First of all, log out of all disable all notifications and log out of all of your social media accounts, because you’re going to stop using them.
(Don’t start hyperventilating.)
You’re not going to deactivate them – you’re simply signing out for a little while.
For thirty days to be precise.
When you do this, don’t announce that you are taking a break from social media (this is an important part of the strategy and I will explain why below) but if anybody gets in touch at any point during this sabbatical to ask why they haven’t seen you online recently, you can, of course, tell them what you’re doing. But don’t broadcast your intentions to the world in advance.
At the end of your little 30-day social media sabbatical, you should then ask yourself the following two questions regarding each of the platforms you have been away from.
- Would the last 30 days have been notably better if I had been using this platform?
- Did anyone actually care (or notice) that I wasn’t using this platform?
A ‘no’ to both questions is a clear reason to quit because there appears to be no value or benefit to anyone.
A clear ‘yes’ indicates that you would be justified in maintaining the use of the platform, but I’d still question how much of your time each day it is sucking from you.
If the answers are mixed, qualified or ambiguous, it comes down to your personal preference, but my recommendation would be to quit anyway.
The hardest part of this for most people is fear of missing out (FOMO). But once you realize you’re not missing out on anything, you can then face the reality that this stuff has zero importance in your life. You’ve just been conditioned to believe it has.
Another difficulty (or rather, delusion) that people have to face when trying this is the idea that other people actually give a damn whether or not you’re on social media.
There maybe some exceptions, but the reality is, no-one really gives a crap about your tweets or latest Instagram post. This sounds harsh, but it is the reality.
Your audiences here are fickle and fleeting and shallow.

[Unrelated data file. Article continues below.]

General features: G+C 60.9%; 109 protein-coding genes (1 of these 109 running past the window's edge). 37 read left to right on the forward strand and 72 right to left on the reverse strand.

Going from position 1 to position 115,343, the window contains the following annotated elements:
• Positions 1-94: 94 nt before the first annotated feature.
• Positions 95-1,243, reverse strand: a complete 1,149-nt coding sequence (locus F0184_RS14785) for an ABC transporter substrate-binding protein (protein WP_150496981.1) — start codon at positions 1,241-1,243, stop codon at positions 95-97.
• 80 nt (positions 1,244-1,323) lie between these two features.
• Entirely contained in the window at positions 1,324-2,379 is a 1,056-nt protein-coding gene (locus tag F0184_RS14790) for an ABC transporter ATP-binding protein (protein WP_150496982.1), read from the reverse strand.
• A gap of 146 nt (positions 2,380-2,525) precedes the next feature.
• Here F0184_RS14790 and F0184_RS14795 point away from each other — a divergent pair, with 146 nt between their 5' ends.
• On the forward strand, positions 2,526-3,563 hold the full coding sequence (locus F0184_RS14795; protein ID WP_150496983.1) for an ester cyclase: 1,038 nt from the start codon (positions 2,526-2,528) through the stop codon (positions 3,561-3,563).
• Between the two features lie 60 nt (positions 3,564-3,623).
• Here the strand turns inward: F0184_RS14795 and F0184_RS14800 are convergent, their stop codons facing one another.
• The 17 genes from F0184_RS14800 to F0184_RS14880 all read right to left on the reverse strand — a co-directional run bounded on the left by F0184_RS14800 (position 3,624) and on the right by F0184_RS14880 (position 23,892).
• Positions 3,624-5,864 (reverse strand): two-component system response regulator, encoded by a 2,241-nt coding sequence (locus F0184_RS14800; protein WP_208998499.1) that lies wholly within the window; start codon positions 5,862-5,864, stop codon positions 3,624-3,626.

They’re looking for a quick fix from the glory they find in how many retweets and likes and whatever it is they get from other people’s posts and if they don’t get it from you, they’ll quickly find it from someone else.
Be prepared for the fact that as well as not missing out, there’s a strong likelihood that you won’t be missed.
And this is why I said it is important not to announce that you are taking a break because just slipping away will reveal the true impact of your presence on social media.
Don’t take it personally that no-one cares about you on social media.
Instead, congratulate yourself that you have now created an extra chunk of time each week to dedicate to something more productive and worthwhile.
What you’re doing is the digital equivalent of cleaning out your closet. You’re removing everything that’s in there before deciding what should go back and what to ditch.
This is an awesome opportunity.
Use these thirty days to discover or rediscover hobbies and pastimes you find meaningful.
Spend more time with other people.
Reconnect with old friends and make new ones.
And practise spending time alone without your phone or laptop to entertain you. This is an important part of the process.
There’s a real world beyond social media, remember. 😉
Time Hack Hero Takeaway
From a time management perspective, it makes sense to limit the time you spend doing non-goal orientated stuff on your devices.
I have personally ditched most of my social media activity and although I still have a few active accounts, I am logged out of most them permanently. For me, less time on social media means I have more time to dedicate to the things are more important to me.
If you’ve decided that you’re going to continue to use social media, make sure you block out time for it and stick to that block only.
Don’t look at it at any other time of day.
To help you with this, you can try using a site blocker, which you can set to block your access to the sites and apps that you know are difficult for you to resist.
There are various site blocking apps and browser extensions you can use to do this, but my favourites are:
I have reviewed these and written more about internet distractions in this post: How To Deal With Internet Distractions
This type of app is really useful but once you develop a habit of not getting distracted by social media platforms (and websites), you might find that you don’t even need to block them anymore as you will not feel compelled to check them.
Give a bit of digital minimalism a go and see how it affects your time management and productivity.
While You’re Here . . .
Get your time management off to a flying start with my 5-Day Hack-A-Day Challenge!
Every day for five days, you’ll receive a challenge designed to improve your time management straight to your inbox.
Give it a go!
It’s free to register here.
[Featured image credit: William Iven]